Various Art Forms:

Muckers – July 16, 2023

Brain activity

Last time, I wrote about John Brunner’s prophetic vision of a society saturated with digital technology in The Shockwave Rider. Now, I want to address his even scarier vision of social crowding in Stand on Zanzibar. The title refers to the fact that, at the start of the novel, the Earth’s population could be accommodated by standing shoulder to shoulder on the African island of Zanzibar; at the end of the novel, those along the shoreline would be pushed into the water.

One of the background motifs of the novel is the phenomenon of random “muckers.” The term comes from the word “amok” and describes the state of mind of people who commit terrible massacres, not as agents of the state but as unpredictable acts of social violence. In the United States, these would be people shooting up schools or firing into crowds with rifles or pistols; in the rest of the world, they wade in with knives or swords and start hacking and slashing. The carnage continues until someone manages to put down the mucker.

The reason for this running amok is simple: these people have been pushed too far by social pressures, by the complexity of living in a technological world to which they are no longer attached, by the frustration of not getting their most basic needs met, and by growing anger and confusion.

Does this sound familiar?

It isn’t necessarily the guns in America that cause mass shootings—although it is easier to pick up a loaded weapon and pull the trigger than to unsheathe and swing a sword again and again. Still, the will that raises the sword against unaware human flesh or pulls the trigger to tear it apart is different from the mindset of a soldier defeating an enemy or defending his homeland. In either case, the mucker wielding the weapon is fighting demons that don’t exist within the people he or she is killing. And these are demons that, apparently, existed only in potential form fifty or more years ago when Brunner wrote his book.

I grew up on the East Coast: born in New Jersey, started grammar school on Long Island, then finished and went on to junior high in a suburb of Boston—genteel, urbanized places full of sheltered, middle-class kids. But my grandfather was judge in a small town in central Pennsylvania, and he was also a gun collector. My mother had been a member of her high-school rifle team and a crack shot. The judge taught my brother and me about firearms and gun etiquette by shooting a bee-bee gun in his basement target range. When I started high school myself, after my father was promoted and transferred to Western Pennsylvania, I entered a different world—different from suburban Boston and from anything that exists today.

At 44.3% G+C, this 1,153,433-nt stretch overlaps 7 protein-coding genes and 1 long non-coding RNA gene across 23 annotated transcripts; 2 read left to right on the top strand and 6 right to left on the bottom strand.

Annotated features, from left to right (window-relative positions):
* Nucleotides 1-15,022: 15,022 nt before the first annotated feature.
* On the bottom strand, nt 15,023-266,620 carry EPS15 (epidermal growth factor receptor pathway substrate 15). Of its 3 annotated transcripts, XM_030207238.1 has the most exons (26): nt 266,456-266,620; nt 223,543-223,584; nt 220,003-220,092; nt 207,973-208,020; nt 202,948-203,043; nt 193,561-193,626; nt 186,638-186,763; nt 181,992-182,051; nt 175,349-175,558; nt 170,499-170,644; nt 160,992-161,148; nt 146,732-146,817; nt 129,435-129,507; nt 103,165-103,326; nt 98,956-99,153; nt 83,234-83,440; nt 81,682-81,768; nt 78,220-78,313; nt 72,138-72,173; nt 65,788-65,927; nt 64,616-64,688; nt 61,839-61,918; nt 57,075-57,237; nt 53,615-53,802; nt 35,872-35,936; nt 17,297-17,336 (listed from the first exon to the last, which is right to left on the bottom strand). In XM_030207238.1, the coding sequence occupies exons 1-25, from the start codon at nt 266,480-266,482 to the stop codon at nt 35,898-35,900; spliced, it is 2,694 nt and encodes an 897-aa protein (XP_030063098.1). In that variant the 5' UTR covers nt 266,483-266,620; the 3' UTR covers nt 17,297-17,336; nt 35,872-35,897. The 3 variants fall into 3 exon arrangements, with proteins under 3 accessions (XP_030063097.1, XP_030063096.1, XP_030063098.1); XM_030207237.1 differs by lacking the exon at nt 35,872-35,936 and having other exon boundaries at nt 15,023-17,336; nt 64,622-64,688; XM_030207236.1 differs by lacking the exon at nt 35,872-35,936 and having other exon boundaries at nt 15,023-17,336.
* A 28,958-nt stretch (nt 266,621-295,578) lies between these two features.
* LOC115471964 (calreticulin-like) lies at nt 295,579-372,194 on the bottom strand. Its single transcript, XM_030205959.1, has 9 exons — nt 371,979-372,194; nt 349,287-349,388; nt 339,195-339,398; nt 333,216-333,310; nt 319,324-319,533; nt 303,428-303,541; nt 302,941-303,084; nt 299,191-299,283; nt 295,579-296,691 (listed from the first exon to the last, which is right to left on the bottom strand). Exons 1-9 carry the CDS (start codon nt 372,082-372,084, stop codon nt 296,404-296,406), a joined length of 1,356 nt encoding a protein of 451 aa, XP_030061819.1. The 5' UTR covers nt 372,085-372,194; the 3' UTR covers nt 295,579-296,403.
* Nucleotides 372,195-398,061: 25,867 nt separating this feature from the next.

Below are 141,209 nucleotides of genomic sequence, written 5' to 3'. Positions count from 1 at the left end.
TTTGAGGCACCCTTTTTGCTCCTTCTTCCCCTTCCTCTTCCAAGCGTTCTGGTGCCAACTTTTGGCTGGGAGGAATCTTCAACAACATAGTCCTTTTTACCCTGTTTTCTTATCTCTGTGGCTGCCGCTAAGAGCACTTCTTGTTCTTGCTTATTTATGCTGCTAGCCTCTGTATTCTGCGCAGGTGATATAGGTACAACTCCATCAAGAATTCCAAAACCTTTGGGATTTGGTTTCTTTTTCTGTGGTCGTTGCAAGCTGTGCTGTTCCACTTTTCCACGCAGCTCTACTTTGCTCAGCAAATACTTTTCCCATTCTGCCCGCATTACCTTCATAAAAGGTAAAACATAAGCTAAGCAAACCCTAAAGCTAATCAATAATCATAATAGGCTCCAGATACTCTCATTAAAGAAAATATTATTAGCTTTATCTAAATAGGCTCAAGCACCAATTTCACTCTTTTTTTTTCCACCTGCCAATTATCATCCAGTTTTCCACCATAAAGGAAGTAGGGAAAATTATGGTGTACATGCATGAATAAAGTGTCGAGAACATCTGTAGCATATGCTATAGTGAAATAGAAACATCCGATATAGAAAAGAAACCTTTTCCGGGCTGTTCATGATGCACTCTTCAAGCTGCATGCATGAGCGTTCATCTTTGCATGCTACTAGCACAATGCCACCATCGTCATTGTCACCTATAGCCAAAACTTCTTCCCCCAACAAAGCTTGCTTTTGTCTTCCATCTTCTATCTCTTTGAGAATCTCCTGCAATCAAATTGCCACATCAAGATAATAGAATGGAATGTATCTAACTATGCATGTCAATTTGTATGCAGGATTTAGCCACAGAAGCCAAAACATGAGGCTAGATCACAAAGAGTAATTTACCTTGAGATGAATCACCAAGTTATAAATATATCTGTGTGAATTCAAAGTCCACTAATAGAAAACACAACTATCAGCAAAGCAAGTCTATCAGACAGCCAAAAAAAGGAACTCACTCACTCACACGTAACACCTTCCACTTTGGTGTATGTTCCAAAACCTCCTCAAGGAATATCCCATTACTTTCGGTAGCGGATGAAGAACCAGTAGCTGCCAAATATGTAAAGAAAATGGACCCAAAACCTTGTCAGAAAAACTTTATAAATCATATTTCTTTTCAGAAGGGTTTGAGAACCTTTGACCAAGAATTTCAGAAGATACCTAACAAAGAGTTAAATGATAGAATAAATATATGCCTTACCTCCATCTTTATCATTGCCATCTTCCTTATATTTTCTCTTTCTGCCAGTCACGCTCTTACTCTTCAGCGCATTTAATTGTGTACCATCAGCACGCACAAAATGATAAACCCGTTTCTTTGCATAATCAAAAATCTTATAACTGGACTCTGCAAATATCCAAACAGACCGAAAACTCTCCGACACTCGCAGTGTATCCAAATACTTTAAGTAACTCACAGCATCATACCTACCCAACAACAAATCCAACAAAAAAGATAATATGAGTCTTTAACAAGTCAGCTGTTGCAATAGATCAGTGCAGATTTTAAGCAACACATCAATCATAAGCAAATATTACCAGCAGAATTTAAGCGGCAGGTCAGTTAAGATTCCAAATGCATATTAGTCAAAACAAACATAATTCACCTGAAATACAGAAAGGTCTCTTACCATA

On a Monday in October—if I remember correctly—I showed up at school, and all the other boys and half the girls were missing from class. When I asked about this, I learned they were out “getting their buck,” because it was the first day of deer season. And that afternoon they started drifting in. The boys would be driving their pickup trucks with rifles visible in the gun rack against the rear window—or they would bring their weapons into the school and stow them in their lockers. And yes, in the mid-’60s, the school still had a rifle team and a range in the basement under the administrative corridor.

These weren’t pellet guns, either, but the .30-06, scoped and accurate to about a quarter mile. This was the civilian version of the military’s M-1 Garand rifle, standard issue for riflemen in World War II. And most of the boys would also have had access to their father’s old service pistols or to souvenir pistols from the European or Pacific theaters in that war. It would have been so easy for any one of them to go up into the woods behind the football field and plink the entire scrimmage line during practice—and take out a couple of cheerleaders, too, before anyone could figure out what was going on.1

They didn’t, of course. They wouldn’t have, because everyone was trained in gun etiquette and took their weapon seriously.2 And they knew their fathers would have tanned their hides if they even joked about it. Besides, much as we were all teenagers, subject to the usual hormonal winds, tantrums, and moods of adolescents, none of us was so angry as to do such an unspeakable thing.

So, what has changed today? Maybe it’s access to weapons by teenagers in urbanized settings who were never taught a gun’s purpose for hunting or defense at need. Maybe it’s the social isolation of looking at screens all day rather than interacting with real, live people, the sort who have feelings and express them in person and in your face. Maybe it’s social crowding, being around too many people with too many demands, but still strangers because they, too, are looking at their screens. Maybe it’s because we’re slipping off the edges of Zanzibar. But I don’t think banning guns and ammunition is the answer. Then the angry people will just drive their cars into a crowd—or pick up a sword.

1. Of course, many of the kids in the suburban schools around Boston and New York would also have had access to souvenir pistols from the war. They didn’t shoot up their schools, either.

2. I remember our classmates ridiculing a young hunter who tried to shoot his deer with a “pumpkin ball,” a hollow lead slug fired from a shotgun. It makes a fist-sized hole on entry and blows out the carcass on exit, destroying the value of the meat. And it’s cruel and stupid. This was a sign of the boy’s bad attitude that encompassed both crazy and mean.